My school’s Poetry Out Loud program, which I co-coordinate (like most things, WVCTE for example) with my teaching partner and colleague, Jessica Salfia, is growing into a day long festival and celebration of art, poetry, and writing. 

This year, we welcomed guest judges and poets José Olivarez and Keegan Lester for our competition and a performance and Q&A for and with our students. 

For this poetry celebration day, we held our school POL competition, with 15 students—9th through 12th graders—reciting and performing poetry. We heard poems by Robert Hayden, Jamaal May, Edna St. Vincent Millay, Nikki Giovanni, William Shakespeare, and Hanif Abdurraqib (who we were extremely fortunate to host last year as our guest poet), among many others. 

Our students had the opportunity to attend a reading. A what? A reading! They also engaged in a Q&A with our two guest poets, and got an education different in both kind and degree. They learned from two real writers about writing. 

You can read more about this day here, where the winner and an extraordinary student I’m lucky to call my own, Rheá Ming says of her performance poem “For the Dogs Who Barked At Me on the Sidewalks in Connecticut” by Hanif Abdurraqib, “I think the content of the poem spoke to me as far as finding an identity.” 

I could go on…

But the thing I’ll leave you with is not just my own devotion and love to poetry, but why it matters now that it’s taken me 15 years into a career that has changed and shaped my life, and I hope the lives of some of the students I’ve had the privilege of teaching. 

Poetry can speak to us, for us, and about us. Poetry gives us solace—we turn to it in our most difficult and darkest times, but also in times of great love and joy. It asks and answers questions; it places demands on us. Poetry ain’t easy. Neither is living.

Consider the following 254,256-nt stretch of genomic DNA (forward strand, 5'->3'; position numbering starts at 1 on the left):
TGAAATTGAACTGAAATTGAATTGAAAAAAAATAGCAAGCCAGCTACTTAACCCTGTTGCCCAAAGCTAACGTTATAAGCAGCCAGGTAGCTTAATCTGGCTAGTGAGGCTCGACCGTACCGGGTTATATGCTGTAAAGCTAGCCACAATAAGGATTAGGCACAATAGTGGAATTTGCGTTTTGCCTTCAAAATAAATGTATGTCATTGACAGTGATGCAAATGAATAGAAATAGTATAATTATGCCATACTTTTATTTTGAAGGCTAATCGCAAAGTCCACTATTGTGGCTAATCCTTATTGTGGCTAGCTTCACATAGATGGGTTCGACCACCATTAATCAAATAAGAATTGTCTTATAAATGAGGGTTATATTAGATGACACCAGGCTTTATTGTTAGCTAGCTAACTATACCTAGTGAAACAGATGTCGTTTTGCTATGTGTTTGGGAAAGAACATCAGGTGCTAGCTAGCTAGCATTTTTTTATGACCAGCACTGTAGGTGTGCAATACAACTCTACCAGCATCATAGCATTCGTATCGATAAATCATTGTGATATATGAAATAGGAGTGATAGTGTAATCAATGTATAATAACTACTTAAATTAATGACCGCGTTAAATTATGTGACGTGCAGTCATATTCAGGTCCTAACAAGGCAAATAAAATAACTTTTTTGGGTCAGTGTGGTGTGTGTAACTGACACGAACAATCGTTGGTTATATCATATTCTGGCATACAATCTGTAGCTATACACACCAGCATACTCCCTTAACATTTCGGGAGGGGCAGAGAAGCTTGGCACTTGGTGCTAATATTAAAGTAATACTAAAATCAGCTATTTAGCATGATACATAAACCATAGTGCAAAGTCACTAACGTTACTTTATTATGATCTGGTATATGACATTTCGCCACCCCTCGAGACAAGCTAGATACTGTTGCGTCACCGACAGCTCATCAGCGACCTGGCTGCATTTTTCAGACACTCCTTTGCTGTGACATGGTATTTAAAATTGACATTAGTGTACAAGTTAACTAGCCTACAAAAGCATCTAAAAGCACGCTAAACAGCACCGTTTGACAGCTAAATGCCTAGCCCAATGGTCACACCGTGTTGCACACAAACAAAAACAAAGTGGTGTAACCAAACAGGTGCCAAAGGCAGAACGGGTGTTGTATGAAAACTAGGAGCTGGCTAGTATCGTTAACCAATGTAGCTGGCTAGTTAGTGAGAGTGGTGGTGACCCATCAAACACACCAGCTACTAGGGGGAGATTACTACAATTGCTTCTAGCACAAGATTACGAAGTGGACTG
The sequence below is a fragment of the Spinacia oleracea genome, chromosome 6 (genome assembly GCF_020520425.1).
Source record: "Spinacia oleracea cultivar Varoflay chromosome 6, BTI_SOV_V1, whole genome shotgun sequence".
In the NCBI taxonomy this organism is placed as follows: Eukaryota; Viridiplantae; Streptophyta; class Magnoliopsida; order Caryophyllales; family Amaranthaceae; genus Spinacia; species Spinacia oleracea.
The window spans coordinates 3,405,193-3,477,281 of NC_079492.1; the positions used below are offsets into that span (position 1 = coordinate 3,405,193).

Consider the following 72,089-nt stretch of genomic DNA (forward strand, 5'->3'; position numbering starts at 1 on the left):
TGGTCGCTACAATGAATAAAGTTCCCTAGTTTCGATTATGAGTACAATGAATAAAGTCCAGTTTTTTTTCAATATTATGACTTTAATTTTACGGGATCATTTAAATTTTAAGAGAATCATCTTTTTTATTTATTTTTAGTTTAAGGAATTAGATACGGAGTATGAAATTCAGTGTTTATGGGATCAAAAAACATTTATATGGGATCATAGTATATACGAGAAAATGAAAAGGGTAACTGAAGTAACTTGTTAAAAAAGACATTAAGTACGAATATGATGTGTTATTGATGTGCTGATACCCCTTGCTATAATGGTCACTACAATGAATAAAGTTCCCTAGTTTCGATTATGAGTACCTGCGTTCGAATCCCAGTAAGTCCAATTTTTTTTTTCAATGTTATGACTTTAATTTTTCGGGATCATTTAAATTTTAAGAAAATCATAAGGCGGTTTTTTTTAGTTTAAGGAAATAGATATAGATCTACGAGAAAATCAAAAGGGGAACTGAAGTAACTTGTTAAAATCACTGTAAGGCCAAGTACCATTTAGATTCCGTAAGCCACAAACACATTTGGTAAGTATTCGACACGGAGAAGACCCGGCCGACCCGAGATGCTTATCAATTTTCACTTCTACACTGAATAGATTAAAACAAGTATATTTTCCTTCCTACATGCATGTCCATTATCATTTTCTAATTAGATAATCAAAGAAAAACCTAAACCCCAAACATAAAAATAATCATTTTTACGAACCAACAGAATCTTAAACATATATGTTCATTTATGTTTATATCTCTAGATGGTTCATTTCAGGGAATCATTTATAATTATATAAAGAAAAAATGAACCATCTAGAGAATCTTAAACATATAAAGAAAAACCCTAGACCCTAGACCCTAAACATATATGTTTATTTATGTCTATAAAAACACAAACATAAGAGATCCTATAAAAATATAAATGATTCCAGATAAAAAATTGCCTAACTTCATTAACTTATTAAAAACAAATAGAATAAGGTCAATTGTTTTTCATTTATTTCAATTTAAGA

I want this for students—this beautiful and challenging grappling with language and ideas, and when they find themselves, their questions, their struggles, identities, and desires in a poem, we have done something together that transcends any standards or exam. We have done life work. 

One young man Michael said just yesterday of José Olivarez, “I didn’t know this is what poetry could be.” 

Thank you poetry. I love you. 

For lessons, activities, reviews, and inspiration, make sure to visit

Art as Argument

By Jessica Salfia

Understanding visual rhetoric is not just an important part of most AP Language and Composition curriculums, but it is an essential skill our students need as members of society. We are bombarded with images—images intended to persuade and influence us. Our students must be able to identify the arguments and claims in both text and images.

I have been crafting visual analysis lessons and units in my classroom for several years, and I have written about the importance of cultivating visual analysis skills for the WVCTE blog before. You can read that post here.

These lessons have taken the shape of a unit in my AP Lang class called “the Argument for Art” that culminates in trip to the National Gallery of Art and a research analysis essay modeled after the essay “The Capricious Camera” by Laila Ayad. Recently, several teachers have reached out asking about some of these activities, so for today’s post, here is an overview of this unit:

Introduction: Appalachian Studies Unit